Ready to downsize from a single-family house in the suburbs, John and Dawn Hopkins looked to downtown Fort Wayne, Ind., as their next and likely last place of residence. They wanted to start fresh in terms of the décor and their lifestyle, embracing something more modern and the opportunity to experience the revival of a once-thriving city. “We have always wanted to live in a condo where we could walk to the theater, restaurants and downtown events,” says John. But there was one element of suburbia they wouldn’t dare part with—their Control4 automation system.
“We were using a Control4 system in our single-family home, mainly just for controlling our A/V system and a few lights,” John says. “When we started laying plans for our next residence, we knew we wanted to stick with the same system that we had grown to love, but were eager to add more to it.”
By “more,” the couple would be weaving in every light, a high-end media system, a radiant floor heating system, and motorized Lutron window shades. Having gone through the process of having a home automated once already, John and Dawn knew it was best to get their architect on board right away so that the technology could be blended in nicely with the elegant room finishes. It turns out their timing was perfect. At the time of their decision to move from the burbs to downtown, city developers had announced plans to convert Fort Wayne’s historic Anthony Wayne Building, which had once served as a bank, into several luxury condos. The couple purchased a 2,080-square-foot unit and commenced with a major two-year project that would take them to the next level of automated living.
Per the recommendation of the custom electronics design and installation firm that had handled the automation of their single-family home, John and Dawn contacted Millennium Sounds, Warsaw, Ind., to help them design a system that would complement their luxurious new digs. Lighting, of course, can have a huge impact on a home’s appearance and functionality, so much of the design of the Control4 system was focused squarely on the easy operation of the condo’s LED lights. “We wanted every switch on the system,” says John. Instead of going with Control4’s popular wireless system, the couple opted for a system in which each wall switch and keypad would be wired back to a centralized control panel. Explains Millennium Sound’s Ryan Piper: Although a wireless system is always easier to install, especially during a renovation like this, condos suffer from an environment where wireless communication is often plagued by interference. The Hopkins’ condo happened to be located right next door to a residence that was already using a wireless Control4 system. Crosstalk between two wireless systems in close quarters like this would have been inevitable.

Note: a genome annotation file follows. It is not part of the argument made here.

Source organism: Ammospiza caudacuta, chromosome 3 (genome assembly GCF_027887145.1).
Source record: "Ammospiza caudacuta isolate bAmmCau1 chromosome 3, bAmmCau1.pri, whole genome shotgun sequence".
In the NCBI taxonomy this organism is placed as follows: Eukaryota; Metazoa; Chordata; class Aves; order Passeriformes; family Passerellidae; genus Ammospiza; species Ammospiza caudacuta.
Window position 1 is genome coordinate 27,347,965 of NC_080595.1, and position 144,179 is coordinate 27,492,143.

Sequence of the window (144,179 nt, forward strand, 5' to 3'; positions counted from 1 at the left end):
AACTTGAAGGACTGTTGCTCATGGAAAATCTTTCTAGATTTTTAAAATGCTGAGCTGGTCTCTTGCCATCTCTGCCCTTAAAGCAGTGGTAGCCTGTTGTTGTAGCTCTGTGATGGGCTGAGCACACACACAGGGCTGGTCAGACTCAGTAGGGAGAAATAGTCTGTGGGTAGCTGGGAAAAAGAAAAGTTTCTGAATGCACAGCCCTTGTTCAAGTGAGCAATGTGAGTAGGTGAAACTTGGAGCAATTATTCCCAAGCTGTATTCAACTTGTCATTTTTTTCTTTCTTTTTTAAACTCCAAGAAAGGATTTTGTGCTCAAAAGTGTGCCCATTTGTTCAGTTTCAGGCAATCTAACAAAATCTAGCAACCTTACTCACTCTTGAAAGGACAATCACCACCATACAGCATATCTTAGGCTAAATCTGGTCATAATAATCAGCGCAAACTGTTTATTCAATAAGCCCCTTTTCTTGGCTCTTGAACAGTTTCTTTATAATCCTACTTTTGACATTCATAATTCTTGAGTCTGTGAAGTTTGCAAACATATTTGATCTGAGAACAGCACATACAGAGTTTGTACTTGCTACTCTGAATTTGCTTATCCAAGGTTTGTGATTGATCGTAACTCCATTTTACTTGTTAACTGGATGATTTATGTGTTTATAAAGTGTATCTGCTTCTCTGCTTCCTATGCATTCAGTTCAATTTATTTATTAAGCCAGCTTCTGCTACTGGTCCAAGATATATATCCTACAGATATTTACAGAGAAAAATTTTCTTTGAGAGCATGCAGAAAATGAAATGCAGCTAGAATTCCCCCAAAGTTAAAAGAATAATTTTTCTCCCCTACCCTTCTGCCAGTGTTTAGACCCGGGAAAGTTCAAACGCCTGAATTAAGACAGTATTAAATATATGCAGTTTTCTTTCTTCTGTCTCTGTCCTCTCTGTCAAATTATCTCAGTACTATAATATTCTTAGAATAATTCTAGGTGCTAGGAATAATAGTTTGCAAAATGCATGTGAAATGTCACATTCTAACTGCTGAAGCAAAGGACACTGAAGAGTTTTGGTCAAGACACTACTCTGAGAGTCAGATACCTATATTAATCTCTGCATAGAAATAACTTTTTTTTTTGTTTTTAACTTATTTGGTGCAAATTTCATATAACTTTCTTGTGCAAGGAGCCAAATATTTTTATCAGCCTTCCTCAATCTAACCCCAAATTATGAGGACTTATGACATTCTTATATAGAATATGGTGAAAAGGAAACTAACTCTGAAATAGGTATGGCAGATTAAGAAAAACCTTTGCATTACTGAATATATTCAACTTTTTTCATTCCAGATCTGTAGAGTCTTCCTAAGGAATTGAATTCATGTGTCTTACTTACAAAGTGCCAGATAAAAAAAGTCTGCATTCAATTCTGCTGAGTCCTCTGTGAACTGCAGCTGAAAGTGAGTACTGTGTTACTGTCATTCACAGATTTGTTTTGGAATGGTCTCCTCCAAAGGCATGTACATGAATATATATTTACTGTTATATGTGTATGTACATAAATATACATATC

The “panelized” Control4 lighting system precludes communication snafus by sending and receiving signals to and from the decorative keypads in John and Dawn’s condo over a dedicated highway of low-voltage cabling.
How to Add Lighting Control to Your Home
Together, John and Ryan programmed the system so that each button on the keypad would set a specific group of lights to a certain intensity level. “We wanted the lights to accentuate the architecture and décor of the entire condo,” says John. “It’s so beautiful that we keep the lights on all the time … as long as we’re home.” Their near-constant use of the lights was one of the reasons the homeowners chose predominantly LED fixtures for the condo. This would allow them to enjoy the beautiful lighting without consuming much energy.
And when the John and Dawn aren’t home, which is nearly half the week due to work commitments, the Control4 system provides peace of mind that everything at the condo is working as it should. An “all off” button by a keypad by the door sweeps through the residence switching off the A/V equipment and the lights, and closing the shades (there’s a keypad by the bed that does the same thing). For extra assurance, from a Control4 mobile app on their iPhones the couple can monitor the status of the lights, temperature, window shades and even if someone, like the cleaning lady, has entered the condo. “I get an email whenever the door to the condo opens, which reminds me to turn on the lights and open the shades for our cleaning lady,” John says. “I can even view a surveillance camera that’s mounted in the hallway to make sure she’s doing okay.” After she has left, John can go to the app to see if any lights have been left on and turn them off if necessary. Motion sensors in the closets switch off the fixtures automatically.
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Lisa Montgomery has been writing about home technology for 15 years, with a focus on the impact of electronics on a modern lifestyle.